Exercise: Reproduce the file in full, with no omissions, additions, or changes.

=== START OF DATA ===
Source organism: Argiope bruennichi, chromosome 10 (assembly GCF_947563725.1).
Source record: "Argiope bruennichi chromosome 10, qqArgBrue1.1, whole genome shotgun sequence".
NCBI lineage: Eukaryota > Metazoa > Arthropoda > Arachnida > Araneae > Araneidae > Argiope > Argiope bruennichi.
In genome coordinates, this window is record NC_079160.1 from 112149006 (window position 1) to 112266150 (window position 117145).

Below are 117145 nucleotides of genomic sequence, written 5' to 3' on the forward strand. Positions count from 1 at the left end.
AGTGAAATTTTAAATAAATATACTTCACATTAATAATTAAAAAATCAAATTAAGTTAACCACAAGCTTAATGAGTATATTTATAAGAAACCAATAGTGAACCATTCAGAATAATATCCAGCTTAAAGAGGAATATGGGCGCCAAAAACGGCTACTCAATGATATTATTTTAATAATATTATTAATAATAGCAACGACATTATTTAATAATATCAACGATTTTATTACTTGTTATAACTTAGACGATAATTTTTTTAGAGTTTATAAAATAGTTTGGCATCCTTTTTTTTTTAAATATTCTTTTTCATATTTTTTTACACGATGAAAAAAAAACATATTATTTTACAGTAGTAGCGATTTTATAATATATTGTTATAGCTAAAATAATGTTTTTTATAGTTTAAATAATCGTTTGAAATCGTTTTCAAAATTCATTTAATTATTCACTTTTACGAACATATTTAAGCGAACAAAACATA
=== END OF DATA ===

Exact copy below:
Source organism: Argiope bruennichi, chromosome 10 (assembly GCF_947563725.1).
Source record: "Argiope bruennichi chromosome 10, qqArgBrue1.1, whole genome shotgun sequence".
NCBI lineage: Eukaryota > Metazoa > Arthropoda > Arachnida > Araneae > Araneidae > Argiope > Argiope bruennichi.
In genome coordinates, this window is record NC_079160.1 from 112149006 (window position 1) to 112266150 (window position 117145).

Below are 117145 nucleotides of genomic sequence, written 5' to 3' on the forward strand. Positions count from 1 at the left end.
AGTGAAATTTTAAATAAATATACTTCACATTAATAATTAAAAAATCAAATTAAGTTAACCACAAGCTTAATGAGTATATTTATAAGAAACCAATAGTGAACCATTCAGAATAATATCCAGCTTAAAGAGGAATATGGGCGCCAAAAACGGCTACTCAATGATATTATTTTAATAATATTATTAATAATAGCAACGACATTATTTAATAATATCAACGATTTTATTACTTGTTATAACTTAGACGATAATTTTTTTAGAGTTTATAAAATAGTTTGGCATCCTTTTTTTTTTAAATATTCTTTTTCATATTTTTTTACACGATGAAAAAAAAACATATTATTTTACAGTAGTAGCGATTTTATAATATATTGTTATAGCTAAAATAATGTTTTTTATAGTTTAAATAATCGTTTGAAATCGTTTTCAAAATTCATTTAATTATTCACTTTTACGAACATATTTAAGCGAACAAAACATA